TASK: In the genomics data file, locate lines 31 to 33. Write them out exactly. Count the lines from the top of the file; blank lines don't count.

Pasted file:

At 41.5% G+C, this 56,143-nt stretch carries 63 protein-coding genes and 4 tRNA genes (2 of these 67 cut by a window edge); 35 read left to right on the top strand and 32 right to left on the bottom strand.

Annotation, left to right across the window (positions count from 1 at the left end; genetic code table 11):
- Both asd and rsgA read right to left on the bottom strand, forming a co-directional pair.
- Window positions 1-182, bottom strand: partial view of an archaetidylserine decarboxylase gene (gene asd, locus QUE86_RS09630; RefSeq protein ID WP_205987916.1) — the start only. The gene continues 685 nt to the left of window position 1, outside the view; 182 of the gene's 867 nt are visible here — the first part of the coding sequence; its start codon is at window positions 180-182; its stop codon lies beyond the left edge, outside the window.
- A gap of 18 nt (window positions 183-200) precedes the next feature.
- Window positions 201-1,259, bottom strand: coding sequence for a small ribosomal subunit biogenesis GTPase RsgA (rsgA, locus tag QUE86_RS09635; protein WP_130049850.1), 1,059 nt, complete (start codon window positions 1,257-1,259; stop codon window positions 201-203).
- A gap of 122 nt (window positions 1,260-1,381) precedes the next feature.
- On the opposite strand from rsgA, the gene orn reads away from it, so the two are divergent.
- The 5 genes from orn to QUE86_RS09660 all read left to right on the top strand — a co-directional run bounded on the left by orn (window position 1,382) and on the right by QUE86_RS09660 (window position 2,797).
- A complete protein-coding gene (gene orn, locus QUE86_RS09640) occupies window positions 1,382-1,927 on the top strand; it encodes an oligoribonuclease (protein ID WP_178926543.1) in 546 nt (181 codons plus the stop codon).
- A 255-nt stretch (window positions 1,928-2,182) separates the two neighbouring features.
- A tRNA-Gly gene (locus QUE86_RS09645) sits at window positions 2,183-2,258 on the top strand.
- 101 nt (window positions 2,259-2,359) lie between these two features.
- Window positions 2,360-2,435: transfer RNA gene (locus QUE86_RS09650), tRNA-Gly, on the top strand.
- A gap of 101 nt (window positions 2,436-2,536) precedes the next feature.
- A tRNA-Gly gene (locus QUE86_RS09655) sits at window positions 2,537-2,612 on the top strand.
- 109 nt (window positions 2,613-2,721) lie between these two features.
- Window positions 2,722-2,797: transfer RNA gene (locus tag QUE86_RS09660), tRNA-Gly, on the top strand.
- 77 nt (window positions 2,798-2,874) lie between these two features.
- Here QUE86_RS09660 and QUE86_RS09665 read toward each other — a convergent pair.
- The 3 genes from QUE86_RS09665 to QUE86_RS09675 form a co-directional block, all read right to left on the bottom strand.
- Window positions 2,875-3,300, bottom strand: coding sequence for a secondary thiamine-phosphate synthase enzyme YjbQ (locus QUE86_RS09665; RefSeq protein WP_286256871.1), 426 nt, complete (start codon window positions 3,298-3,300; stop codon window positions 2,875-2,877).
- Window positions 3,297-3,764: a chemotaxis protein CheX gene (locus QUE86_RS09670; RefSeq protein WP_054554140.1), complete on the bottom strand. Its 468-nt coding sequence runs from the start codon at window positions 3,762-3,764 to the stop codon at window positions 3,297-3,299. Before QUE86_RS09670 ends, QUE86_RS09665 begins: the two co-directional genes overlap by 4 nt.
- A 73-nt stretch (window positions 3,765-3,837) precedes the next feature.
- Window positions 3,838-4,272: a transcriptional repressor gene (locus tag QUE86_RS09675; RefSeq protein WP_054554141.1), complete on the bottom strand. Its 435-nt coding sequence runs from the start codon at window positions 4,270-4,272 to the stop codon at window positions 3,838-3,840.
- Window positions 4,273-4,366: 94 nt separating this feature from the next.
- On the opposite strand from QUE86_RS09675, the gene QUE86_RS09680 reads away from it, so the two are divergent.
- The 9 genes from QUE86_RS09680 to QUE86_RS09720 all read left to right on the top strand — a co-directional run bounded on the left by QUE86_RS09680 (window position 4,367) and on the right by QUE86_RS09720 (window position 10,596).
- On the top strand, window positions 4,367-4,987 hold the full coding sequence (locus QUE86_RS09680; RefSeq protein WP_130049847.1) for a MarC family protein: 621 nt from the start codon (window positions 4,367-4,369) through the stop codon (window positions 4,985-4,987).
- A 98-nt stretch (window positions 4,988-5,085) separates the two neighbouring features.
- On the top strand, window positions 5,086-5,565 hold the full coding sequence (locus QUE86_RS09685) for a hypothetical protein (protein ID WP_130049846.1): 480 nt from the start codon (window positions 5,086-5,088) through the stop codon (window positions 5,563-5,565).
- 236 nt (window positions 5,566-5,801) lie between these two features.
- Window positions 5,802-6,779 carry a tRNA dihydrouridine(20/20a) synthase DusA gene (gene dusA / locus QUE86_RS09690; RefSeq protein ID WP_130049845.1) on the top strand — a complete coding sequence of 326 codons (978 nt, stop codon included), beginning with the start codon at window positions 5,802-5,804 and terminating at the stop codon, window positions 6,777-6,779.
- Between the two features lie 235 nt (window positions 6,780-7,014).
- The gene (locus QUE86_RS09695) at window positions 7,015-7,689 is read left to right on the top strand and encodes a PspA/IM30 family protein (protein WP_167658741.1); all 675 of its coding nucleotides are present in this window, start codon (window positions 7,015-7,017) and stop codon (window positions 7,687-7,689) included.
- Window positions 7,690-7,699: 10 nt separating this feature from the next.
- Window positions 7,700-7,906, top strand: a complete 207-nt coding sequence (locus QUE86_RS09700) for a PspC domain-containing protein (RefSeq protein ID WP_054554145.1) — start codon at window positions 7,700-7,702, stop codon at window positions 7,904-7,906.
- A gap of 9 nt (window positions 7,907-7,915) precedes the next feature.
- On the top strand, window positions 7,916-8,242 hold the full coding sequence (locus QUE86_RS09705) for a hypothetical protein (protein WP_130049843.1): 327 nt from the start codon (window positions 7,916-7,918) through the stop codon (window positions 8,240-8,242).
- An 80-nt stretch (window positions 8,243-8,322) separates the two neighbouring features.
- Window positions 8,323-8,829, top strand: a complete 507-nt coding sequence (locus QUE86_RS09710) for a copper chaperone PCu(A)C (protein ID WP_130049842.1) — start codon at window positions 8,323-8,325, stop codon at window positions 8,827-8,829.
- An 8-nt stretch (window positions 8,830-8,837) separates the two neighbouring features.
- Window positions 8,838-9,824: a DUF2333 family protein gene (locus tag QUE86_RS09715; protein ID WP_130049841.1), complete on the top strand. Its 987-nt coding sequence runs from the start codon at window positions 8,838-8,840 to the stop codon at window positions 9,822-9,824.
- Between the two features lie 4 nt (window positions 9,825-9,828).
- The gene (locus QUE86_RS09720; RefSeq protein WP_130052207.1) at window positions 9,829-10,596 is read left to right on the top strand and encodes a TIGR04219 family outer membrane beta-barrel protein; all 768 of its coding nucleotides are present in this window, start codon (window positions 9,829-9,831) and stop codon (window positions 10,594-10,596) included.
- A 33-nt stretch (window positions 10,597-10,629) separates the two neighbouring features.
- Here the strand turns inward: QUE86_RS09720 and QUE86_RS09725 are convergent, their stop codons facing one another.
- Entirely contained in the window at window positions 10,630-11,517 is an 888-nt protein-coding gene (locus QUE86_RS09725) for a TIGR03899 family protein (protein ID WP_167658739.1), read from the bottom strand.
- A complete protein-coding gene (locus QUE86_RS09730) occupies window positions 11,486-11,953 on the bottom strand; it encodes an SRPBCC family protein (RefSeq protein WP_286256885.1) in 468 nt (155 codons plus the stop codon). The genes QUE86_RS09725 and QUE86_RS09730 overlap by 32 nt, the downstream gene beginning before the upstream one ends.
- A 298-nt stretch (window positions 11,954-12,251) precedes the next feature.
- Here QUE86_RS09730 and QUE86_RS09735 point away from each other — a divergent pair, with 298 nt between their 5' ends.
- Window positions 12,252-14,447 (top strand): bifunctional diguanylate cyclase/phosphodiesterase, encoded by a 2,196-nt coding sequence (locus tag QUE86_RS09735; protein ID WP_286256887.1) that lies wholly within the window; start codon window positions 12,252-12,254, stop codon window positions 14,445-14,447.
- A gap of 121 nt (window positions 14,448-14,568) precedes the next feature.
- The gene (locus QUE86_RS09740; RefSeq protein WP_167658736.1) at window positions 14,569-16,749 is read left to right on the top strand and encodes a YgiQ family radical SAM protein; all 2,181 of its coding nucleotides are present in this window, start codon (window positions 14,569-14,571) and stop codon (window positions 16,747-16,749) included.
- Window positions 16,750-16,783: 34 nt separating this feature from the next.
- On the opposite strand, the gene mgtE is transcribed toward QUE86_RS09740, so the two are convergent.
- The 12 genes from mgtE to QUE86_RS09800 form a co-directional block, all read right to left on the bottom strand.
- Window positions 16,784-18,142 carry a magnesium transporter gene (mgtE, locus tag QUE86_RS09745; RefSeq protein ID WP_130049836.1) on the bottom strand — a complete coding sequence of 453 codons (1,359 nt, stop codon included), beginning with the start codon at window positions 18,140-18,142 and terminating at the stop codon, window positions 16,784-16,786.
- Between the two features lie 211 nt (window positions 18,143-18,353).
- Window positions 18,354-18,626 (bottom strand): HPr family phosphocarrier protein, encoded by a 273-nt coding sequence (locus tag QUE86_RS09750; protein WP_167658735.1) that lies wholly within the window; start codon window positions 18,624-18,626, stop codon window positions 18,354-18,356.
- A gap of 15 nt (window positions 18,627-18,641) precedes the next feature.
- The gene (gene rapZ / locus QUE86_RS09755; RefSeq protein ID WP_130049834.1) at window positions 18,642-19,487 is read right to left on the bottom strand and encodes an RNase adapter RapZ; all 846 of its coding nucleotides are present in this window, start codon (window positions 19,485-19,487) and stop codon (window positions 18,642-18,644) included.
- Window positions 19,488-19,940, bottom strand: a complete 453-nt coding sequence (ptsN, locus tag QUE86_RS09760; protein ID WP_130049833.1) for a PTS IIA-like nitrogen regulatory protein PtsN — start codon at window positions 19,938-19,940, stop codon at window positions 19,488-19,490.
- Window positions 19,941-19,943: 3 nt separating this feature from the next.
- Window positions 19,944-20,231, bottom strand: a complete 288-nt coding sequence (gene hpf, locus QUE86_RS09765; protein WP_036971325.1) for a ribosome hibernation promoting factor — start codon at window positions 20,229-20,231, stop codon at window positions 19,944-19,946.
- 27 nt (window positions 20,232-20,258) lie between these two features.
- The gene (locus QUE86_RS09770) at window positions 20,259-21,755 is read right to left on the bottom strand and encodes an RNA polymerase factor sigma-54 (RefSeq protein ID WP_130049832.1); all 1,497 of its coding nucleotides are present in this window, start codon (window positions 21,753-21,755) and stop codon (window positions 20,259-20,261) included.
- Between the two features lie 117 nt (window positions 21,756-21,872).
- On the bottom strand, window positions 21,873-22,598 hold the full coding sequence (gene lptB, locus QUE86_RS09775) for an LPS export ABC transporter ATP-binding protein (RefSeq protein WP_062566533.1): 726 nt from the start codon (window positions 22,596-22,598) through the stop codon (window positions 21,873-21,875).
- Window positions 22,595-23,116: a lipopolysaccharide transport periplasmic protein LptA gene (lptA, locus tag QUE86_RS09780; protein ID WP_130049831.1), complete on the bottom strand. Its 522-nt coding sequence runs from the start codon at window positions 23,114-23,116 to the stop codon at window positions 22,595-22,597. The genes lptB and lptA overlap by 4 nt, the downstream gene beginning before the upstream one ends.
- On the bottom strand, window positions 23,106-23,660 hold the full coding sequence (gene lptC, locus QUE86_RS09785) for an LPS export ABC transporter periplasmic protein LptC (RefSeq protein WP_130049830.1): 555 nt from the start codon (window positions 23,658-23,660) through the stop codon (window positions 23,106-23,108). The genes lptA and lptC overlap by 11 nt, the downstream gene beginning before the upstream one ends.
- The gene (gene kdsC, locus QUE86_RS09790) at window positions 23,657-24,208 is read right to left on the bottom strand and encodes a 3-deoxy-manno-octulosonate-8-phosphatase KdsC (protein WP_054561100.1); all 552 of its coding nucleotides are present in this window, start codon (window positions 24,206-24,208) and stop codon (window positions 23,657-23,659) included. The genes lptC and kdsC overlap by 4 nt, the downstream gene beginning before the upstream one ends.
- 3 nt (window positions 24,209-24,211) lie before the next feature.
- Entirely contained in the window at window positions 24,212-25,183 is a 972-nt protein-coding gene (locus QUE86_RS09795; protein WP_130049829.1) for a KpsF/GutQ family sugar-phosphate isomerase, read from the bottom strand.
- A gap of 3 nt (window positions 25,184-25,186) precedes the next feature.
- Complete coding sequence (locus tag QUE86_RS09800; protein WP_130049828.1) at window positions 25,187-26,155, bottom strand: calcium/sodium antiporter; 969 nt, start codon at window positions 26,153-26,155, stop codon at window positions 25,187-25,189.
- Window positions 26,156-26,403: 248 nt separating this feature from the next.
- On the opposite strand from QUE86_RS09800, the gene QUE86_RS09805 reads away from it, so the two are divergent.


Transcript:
- On the top strand, window positions 5,086-5,565 hold the full coding sequence (locus QUE86_RS09685) for a hypothetical protein (protein ID WP_130049846.1): 480 nt from the start codon (window positions 5,086-5,088) through the stop codon (window positions 5,563-5,565).
- 236 nt (window positions 5,566-5,801) lie between these two features.
- Window positions 5,802-6,779 carry a tRNA dihydrouridine(20/20a) synthase DusA gene (gene dusA / locus QUE86_RS09690; RefSeq protein ID WP_130049845.1) on the top strand — a complete coding sequence of 326 codons (978 nt, stop codon included), beginning with the start codon at window positions 5,802-5,804 and terminating at the stop codon, window positions 6,777-6,779.